Without question, the toughest part in writing Abyss of Chaos was the fact that I was writing at all. My whole life had been music. Nearly everyone who knows me, knows me as a guy who plays the cello. I know me as a guy who plays the cello. So when I couldn’t play anymore, I had to think about what else I could do. Honestly, my first instinct was to panic.
Classical musicians are made young, and though I didn’t start when I was two, I had nevertheless been focused on the cello for so long that I was going way, way back to find other viable interests. Like, coloring with crayons “way back.” Seriously, what else was I going to do? I wasn’t going to the NBA or the NFL. I wasn’t going to suddenly become a movie star, as many children might wish for. Childhood dreams are just that — dreams. Only as an adult do we gather the requisite hindsight to understand how we sorted out what we were or weren’t going to be when we grew up.
I had a long history of believing I couldn’t do anything else. I suffered from low self-esteem in high school and didn’t earn very good grades until my last two years. I lived in the shadow of an older brother who, as far as I could tell, never had to crack open a book to get straight As, while I struggled to earn Cs. My friends were kind, reassuring me that, “some people just don’t test well,” but I knew better. Even the internal dynamics within my family were predicated upon the surety that “David is a cellist.” Fast forward a couple of decades and it’s me, passing my hand over the detritus of years, searching for something else, something real that I could bond besides cello, and finding instead a foundation of musical bedrock. My personal and professional identity had become one. Under the shadow of Focal Dystonia, my confidence in trying something new wasn’t particularly great.
Well, as it happens, plucking up the courage isn’t only about me. In fact, most of it isn’t only about me. Disability, re-inventing myself, these things are just as much about those around me as they are about me. Hence, it isn’t only my turn to panic — it is also yours.
How do you get behind a friend — a son — a brother — in his new endeavor, when all you have ever known him to be is what he’s always done? How do you see him as anything more than a wounded creature? A friend, a loved one, yes — but a diminished friend and/or loved one. You want to support him, but what if he sucks? What if he fails? Don’t you owe it to him to set him straight? Advise him to get a day job? Take him aside and smack him around a little bit until he comes to?
These are the real world eddies swirling around people in my situation every day — psychic noise that serves no purpose but to inhibit aspiration and bog the spirit. At times, it is tempting to avoid others for fear of seeing it in their eyes. “Oh, there’s that guy who used to play the cello and can’t anymore. How sad.”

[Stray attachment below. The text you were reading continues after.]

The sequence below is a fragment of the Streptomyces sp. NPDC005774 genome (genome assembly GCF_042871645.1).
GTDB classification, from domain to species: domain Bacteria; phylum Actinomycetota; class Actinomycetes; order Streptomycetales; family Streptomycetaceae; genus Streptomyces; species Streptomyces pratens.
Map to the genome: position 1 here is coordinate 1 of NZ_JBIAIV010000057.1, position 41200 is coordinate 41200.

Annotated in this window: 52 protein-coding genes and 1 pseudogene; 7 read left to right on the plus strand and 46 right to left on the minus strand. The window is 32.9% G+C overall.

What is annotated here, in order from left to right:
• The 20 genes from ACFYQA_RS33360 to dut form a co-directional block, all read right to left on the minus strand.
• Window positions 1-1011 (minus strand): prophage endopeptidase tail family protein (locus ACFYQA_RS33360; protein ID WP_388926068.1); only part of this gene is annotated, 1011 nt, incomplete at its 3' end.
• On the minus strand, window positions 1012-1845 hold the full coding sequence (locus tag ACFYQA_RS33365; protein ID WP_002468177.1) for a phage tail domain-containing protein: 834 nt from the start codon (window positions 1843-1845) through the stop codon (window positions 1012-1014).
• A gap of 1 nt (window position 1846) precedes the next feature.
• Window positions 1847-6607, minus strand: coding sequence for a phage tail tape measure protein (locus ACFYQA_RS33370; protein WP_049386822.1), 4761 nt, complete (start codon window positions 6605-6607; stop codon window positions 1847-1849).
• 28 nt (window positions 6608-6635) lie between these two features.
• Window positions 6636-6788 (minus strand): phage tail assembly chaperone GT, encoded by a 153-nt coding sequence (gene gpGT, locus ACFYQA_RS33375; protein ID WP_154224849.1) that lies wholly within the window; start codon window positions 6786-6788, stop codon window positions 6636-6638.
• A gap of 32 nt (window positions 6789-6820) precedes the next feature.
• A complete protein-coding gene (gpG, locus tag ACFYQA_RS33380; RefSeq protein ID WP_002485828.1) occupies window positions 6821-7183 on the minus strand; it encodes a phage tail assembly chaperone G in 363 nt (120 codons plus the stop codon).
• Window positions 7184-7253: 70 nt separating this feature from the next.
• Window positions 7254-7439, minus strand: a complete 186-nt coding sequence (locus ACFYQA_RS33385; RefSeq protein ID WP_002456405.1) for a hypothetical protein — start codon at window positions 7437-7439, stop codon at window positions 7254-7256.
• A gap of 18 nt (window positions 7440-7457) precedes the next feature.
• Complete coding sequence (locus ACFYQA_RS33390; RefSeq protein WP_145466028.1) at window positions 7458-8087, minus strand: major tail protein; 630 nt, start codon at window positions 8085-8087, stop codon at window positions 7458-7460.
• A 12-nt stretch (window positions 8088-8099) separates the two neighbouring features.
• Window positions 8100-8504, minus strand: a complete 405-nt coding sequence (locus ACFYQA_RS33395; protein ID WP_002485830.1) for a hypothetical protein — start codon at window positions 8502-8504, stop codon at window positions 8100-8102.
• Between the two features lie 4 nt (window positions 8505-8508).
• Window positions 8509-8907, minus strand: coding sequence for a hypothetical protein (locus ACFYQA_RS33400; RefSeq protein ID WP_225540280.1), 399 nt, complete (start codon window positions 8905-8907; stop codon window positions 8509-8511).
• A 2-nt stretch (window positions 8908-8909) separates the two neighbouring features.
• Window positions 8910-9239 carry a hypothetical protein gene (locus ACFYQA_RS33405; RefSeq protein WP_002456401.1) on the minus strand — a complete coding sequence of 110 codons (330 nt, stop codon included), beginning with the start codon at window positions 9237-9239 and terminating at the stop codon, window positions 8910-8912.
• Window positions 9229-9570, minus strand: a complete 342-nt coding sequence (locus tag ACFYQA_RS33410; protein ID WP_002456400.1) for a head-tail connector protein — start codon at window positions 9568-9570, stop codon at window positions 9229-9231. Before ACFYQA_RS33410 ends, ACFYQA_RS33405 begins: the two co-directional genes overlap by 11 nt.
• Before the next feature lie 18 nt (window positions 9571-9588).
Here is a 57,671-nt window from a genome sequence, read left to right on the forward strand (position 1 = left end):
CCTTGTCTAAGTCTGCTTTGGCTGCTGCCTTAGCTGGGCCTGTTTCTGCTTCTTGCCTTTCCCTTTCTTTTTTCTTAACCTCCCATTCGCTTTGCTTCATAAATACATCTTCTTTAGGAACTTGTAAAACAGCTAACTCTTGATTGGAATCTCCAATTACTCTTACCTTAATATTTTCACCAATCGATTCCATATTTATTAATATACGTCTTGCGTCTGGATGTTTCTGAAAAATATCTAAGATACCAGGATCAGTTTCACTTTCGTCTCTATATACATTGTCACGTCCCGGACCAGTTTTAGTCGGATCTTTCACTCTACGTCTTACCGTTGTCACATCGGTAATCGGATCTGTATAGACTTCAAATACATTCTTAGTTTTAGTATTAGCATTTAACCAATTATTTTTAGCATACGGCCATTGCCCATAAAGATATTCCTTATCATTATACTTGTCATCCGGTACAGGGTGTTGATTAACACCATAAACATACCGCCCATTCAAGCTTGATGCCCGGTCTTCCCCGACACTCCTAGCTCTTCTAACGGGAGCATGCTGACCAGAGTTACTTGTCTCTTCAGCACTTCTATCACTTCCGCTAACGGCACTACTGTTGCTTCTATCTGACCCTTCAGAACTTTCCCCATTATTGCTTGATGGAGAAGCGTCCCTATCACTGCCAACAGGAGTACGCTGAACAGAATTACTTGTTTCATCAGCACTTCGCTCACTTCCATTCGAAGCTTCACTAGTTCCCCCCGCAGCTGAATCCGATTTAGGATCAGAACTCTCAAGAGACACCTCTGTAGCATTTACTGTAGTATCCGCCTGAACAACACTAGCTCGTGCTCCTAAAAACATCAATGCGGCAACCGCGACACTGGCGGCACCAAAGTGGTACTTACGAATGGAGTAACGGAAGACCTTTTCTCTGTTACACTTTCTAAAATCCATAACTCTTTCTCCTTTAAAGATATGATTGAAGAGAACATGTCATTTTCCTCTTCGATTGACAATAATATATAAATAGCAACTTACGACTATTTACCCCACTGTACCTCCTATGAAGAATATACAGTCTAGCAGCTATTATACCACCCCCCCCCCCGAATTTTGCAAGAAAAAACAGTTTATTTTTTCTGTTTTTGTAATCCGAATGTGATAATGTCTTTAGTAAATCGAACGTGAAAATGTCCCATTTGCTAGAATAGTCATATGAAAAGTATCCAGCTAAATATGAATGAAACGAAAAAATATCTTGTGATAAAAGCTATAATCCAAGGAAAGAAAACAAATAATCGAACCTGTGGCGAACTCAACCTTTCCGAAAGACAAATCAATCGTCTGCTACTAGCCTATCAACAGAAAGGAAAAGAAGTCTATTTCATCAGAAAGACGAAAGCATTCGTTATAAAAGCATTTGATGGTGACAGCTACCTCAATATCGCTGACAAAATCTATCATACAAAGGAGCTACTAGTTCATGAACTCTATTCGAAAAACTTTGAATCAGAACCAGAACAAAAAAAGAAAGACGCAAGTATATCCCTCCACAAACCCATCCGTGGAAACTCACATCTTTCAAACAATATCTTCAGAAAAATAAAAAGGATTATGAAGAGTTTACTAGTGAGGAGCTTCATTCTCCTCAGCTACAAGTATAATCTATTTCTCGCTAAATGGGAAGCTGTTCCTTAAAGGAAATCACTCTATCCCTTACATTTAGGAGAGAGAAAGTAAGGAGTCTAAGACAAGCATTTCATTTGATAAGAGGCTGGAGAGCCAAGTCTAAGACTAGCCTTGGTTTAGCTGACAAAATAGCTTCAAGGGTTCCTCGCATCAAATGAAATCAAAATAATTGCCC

Most of those who’re concerned for my well-being, I have learned, struggle with the fact that I can no longer play the cello. That may sound obvious, but look at it again: I can no longer play the cello. My disability was “sudden death.” By nature it was hard to digest. It was hard for me to admit that I couldn’t do it anymore, so why shouldn’t it be hard for you? You are right to question, “You’ve always managed before — why not now?”
The answer is cataclysmic. My experience in those months leading up to “the end” dwarfed anything that had come before. Things I had previously managed in ten minutes of practice could not be done in ten hours. I was playing with the Euclid Quartet at the time, and we kept ourselves pretty busy. Our short history together was crowded from the beginning, with Focal Dystonia insisting on its own chair and stand between the four of us at every rehearsal, at every practice session. The culmination of my struggles against the Demon was in those months recording Bartok Quartets and preparing a first-ever Beethoven Cycle. I was getting up earlier, going to bed later. Each time I sat down to practice, I was horrified to find the line in the sand that represented what belonged to me, and what belonged to the Demon, had inched closer again. Day by day I had less space. Day by day, I had to develop alternate solutions just to play simple passages. I began to resent my colleagues wish to rehearse, coveting the time needed to hammer away at what my body could no longer do, but finally, I got it. There simply were not enough hours in the day. Continuing wasn’t an option. A Great Change had arrived.
Of course, the way to meet that change is to understand that who we are professionally needn’t define us. Surrounded by so many who would see us as what we are, is it any wonder how easy it is to lose track of who we are? But change comes from within, thank God, and we can reinforce “the new” by electing to change in the short time we have. In those moments in the day where one is tempted to smoke, drink, or practice the cello (as the case may be), I remembered that I could change. Also, I learned to keep close those in my life who cast a bright light into the darkness. I’m fortunate that I live with two who have mastered this role: my wife and 22-month-old son. Fortunately, I’ll never have to know what it might have been like to go through this without them, my guiding light. But that, my friends, is a story for another day. Faced with something so potentially tragic, we could have focused on what we were losing, or instead focus on the possibilities of the future. Which would you choose?